• London-Delhi, Delhi-Kathmandu for a two week Everest base camp trek. This is organised by Above the Himalayas Trekking and I booked directly with them, cutting out a UK agent and saving some money in the process.
  • Kathmandu-Delhi, Delhi-Bangkok for a ten week tour around SE Asia with my friend, Hannah, who will be blogging about the trip from her perspective at travelpod. We have an approximate route worked out for this, based on information we found at travelfish. Briefly it’s a week in Bangkok including a Thai massage course at Wat Po, a few days in Koh Chang for Thai New Year, north through Thailand, south through Laos and Cambodia, north through Vietnam, topped off with 2 weeks lazing on a beach somewhere in Southern Thailand.
  • Two more weeks in Thailand by myself. I have various ideas for how to fill this time. We’ll see…
  • Bangkok-Beijing for three weeks in China. I have a very rough idea of how to get from Beijing to Shanghai involving Qi’An, Chengdu and half a dozen other cities. Probably this will be a challenge. A friend who knows much more about China than me says this will be hard outside of Beijing and Shanghai because of the language. It will probably involve lots of train journeys. We’ll see…
  • Shanghai-Melbourne for a couple of nights in Australia. Why only a couple of nights? Because I’ve been before and didn’t plan to stop in Oz at all on this trip. However, I couldn’t get from China to New Zealand in one day and will have to spend at least one night in Australia. So I’ve routed via Melbourne and will have a couple of nights there. Hopefully this will give me a chance to catch up with a tanguera friend I met last year in Buenos Aires, and maybe get to a milonga or two.
  • Melbourne-Queenstown for three weeks in New Zealand. How I get from Queenstown to Auckland is completely unknown right now. I’ll work it out much nearer the time. I have another tanguera friend to visit in Auckland and again, hopefully get to at least one milonga.
  • Auckland-Santiago de Chile. Not looking forward to this one; it is a LONG flight. I’ve got a few nights in Santiago and then double back westwards to Easter Island for a five night stay. Then it’s back to Santiago for another night. This extra night is courtesy of one of those airline imposed changes; they changed one of the flight times making it impossible to get from Easter Island to Lima in a single day.  Well, it would have still been possible but only by reducing my stay on Easter Island to two days, or by extending it to nine days.
  • Santiago de Chile-Lima for 3 weeks in Peru. I’ll go to Cusco and then Machu Picchu of course, but whether by train/bus or by trekking the Inca Trail is still to be determined. Yes, I’ll have to decide very soon – if it’s not already too late – because I’ll have to book the Inca Trail. That would pin me down to specific dates. I’m already tied down pretty tight with Easter Island so it could be argued that fixing another date for the Inca Trail would be no extra hardship. But that is approximately five months into the future and I don’t really want to be that constrained.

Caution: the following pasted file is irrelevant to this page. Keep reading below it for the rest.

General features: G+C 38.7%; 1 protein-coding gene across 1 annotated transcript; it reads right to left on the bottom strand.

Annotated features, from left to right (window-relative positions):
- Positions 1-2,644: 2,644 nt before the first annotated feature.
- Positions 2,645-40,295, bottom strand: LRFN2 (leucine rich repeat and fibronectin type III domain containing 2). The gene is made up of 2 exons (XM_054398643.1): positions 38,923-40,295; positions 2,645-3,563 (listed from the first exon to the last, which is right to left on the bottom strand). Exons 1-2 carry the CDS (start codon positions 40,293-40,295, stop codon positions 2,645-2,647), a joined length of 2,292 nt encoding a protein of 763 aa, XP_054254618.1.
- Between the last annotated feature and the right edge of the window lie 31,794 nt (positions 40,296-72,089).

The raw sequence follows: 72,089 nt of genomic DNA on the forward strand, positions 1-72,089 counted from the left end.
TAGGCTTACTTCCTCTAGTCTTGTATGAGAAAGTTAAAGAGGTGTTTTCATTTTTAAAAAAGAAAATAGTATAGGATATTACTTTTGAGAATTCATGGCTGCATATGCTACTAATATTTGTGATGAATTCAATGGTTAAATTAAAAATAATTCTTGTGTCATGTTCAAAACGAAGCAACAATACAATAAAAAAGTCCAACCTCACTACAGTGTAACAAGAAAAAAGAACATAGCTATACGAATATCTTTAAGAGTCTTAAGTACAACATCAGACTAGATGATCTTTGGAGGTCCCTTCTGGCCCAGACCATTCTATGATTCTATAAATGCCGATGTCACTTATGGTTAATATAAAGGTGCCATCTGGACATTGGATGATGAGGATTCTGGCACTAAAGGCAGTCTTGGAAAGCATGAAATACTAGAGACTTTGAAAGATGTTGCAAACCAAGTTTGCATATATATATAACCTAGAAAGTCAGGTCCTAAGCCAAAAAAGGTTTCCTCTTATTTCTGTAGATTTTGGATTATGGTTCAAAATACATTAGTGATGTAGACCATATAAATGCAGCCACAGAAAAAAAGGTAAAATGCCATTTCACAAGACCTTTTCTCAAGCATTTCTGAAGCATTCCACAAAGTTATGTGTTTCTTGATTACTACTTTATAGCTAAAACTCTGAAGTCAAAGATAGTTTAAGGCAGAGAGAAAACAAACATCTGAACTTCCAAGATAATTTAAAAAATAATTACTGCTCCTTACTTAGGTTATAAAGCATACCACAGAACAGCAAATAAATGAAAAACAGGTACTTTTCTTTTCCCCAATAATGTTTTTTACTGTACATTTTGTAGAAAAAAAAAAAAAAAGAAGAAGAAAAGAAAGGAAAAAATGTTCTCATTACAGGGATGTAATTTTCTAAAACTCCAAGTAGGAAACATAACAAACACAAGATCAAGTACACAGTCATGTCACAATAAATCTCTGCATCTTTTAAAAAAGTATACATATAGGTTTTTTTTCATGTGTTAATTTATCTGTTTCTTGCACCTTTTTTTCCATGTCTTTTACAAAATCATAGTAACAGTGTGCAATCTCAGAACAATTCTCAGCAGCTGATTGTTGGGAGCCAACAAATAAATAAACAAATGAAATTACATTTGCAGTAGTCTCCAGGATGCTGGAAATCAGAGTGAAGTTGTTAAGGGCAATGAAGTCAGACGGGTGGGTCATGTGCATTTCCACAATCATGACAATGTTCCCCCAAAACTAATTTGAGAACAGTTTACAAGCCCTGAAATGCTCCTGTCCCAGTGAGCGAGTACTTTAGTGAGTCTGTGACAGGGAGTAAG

• Then there’s a bit more uncertainty; I may go to Ecuador and the Galapagos Islands or I may not. Money will be a big factor in that decision. All the flights up to this point except Delhi-Kathmandu-Delhi are on the round-the-world ticket. Getting from Lima to the Galapagos would be a separate trip. I had thought I’d book a LAN airpass for the intra-South America flights, but found I couldn’t because I didn’t book it at the same time as the RTW ticket. Opinion on the web is divided about whether or not this should be possible. Anyway, if I’m under budget by enough when I’ve done what I want in Peru then I might manage a trip to the Galapagos Islands.
  • Finally sometime around the middle to end of September I’ll return to Buenos Aires. Ah, proper tango, at last! A couple of months of milogas and much more learning/improving my Spanish than last time. After that travel all around Argentina until about the middle of February and then return to Buenos Aires for another month. The travelling will include Ushuaia and if I’m really really lucky an Antarctic cruise. I’ll decide in that “final” month whether to use the final Buenos Aires-London sector of my RTW ticket to come home. Maybe I will, maybe I won’t. Perhaps I’ll stay in Buenos Aires or perhaps by then I’ll have decided there’s somewhere else that would suit me better. We’ll see…

Great, you were in the second group!

That’s the plan so far. I have just a few more days in the UK and then the tenants move into my house and I hop on a plane to Delhi. My transit visa for India arrived today, the Nepal visa is already stuck in my passport, I’ve had jabs against just about everything and I’ve sold or otherwise gotten rid of most of my stuff. Just another dozen or so boxes to go :-)

I’ve got three more nights of tango to look forward to, one of jive and maybe one of West Coast Swing. And then several months of probably no dancing of any sort that I’m used to. Withdrawal symptoms here I come.

Have you done a trip like this or been to any of these countries? Are there any must-see places or must-do things you would recommend in the countries I’m visiting?